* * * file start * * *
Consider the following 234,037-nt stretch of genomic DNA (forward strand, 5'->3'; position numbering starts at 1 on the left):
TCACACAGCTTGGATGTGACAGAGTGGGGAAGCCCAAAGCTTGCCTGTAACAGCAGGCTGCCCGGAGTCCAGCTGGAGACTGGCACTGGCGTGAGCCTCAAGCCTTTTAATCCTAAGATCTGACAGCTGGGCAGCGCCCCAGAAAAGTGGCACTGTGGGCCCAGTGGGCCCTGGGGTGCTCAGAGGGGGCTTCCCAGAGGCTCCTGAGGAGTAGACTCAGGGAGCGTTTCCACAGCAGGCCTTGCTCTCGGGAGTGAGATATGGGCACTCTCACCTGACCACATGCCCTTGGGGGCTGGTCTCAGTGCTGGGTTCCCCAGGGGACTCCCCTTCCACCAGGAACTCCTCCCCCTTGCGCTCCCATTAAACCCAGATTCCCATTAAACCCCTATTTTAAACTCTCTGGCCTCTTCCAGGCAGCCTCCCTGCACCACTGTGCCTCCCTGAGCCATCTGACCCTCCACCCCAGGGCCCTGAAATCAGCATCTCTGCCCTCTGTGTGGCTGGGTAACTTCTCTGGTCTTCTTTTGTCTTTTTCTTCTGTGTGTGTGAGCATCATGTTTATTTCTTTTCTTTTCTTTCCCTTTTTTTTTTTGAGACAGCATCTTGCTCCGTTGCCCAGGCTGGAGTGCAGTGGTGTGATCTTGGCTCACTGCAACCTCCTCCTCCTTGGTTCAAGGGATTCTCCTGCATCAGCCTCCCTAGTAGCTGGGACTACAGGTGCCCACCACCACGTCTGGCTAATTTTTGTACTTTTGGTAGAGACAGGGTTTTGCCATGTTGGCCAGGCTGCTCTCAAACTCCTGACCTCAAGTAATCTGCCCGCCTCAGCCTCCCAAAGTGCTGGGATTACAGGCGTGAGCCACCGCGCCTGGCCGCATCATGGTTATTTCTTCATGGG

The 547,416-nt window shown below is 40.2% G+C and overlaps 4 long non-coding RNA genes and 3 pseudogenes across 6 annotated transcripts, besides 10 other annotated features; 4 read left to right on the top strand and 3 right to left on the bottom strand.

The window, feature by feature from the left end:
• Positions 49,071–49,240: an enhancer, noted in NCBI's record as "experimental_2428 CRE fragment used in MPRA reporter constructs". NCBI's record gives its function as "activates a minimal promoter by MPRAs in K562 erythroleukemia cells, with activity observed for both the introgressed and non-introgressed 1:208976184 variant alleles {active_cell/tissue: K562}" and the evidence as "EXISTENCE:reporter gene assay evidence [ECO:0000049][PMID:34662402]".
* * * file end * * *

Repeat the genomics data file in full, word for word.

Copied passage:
Consider the following 234,037-nt stretch of genomic DNA (forward strand, 5'->3'; position numbering starts at 1 on the left):
TCACACAGCTTGGATGTGACAGAGTGGGGAAGCCCAAAGCTTGCCTGTAACAGCAGGCTGCCCGGAGTCCAGCTGGAGACTGGCACTGGCGTGAGCCTCAAGCCTTTTAATCCTAAGATCTGACAGCTGGGCAGCGCCCCAGAAAAGTGGCACTGTGGGCCCAGTGGGCCCTGGGGTGCTCAGAGGGGGCTTCCCAGAGGCTCCTGAGGAGTAGACTCAGGGAGCGTTTCCACAGCAGGCCTTGCTCTCGGGAGTGAGATATGGGCACTCTCACCTGACCACATGCCCTTGGGGGCTGGTCTCAGTGCTGGGTTCCCCAGGGGACTCCCCTTCCACCAGGAACTCCTCCCCCTTGCGCTCCCATTAAACCCAGATTCCCATTAAACCCCTATTTTAAACTCTCTGGCCTCTTCCAGGCAGCCTCCCTGCACCACTGTGCCTCCCTGAGCCATCTGACCCTCCACCCCAGGGCCCTGAAATCAGCATCTCTGCCCTCTGTGTGGCTGGGTAACTTCTCTGGTCTTCTTTTGTCTTTTTCTTCTGTGTGTGTGAGCATCATGTTTATTTCTTTTCTTTTCTTTCCCTTTTTTTTTTTGAGACAGCATCTTGCTCCGTTGCCCAGGCTGGAGTGCAGTGGTGTGATCTTGGCTCACTGCAACCTCCTCCTCCTTGGTTCAAGGGATTCTCCTGCATCAGCCTCCCTAGTAGCTGGGACTACAGGTGCCCACCACCACGTCTGGCTAATTTTTGTACTTTTGGTAGAGACAGGGTTTTGCCATGTTGGCCAGGCTGCTCTCAAACTCCTGACCTCAAGTAATCTGCCCGCCTCAGCCTCCCAAAGTGCTGGGATTACAGGCGTGAGCCACCGCGCCTGGCCGCATCATGGTTATTTCTTCATGGG

The 547,416-nt window shown below is 40.2% G+C and overlaps 4 long non-coding RNA genes and 3 pseudogenes across 6 annotated transcripts, besides 10 other annotated features; 4 read left to right on the top strand and 3 right to left on the bottom strand.

The window, feature by feature from the left end:
• Positions 49,071–49,240: an enhancer, noted in NCBI's record as "experimental_2428 CRE fragment used in MPRA reporter constructs". NCBI's record gives its function as "activates a minimal promoter by MPRAs in K562 erythroleukemia cells, with activity observed for both the introgressed and non-introgressed 1:208976184 variant alleles {active_cell/tissue: K562}" and the evidence as "EXISTENCE:reporter gene assay evidence [ECO:0000049][PMID:34662402]".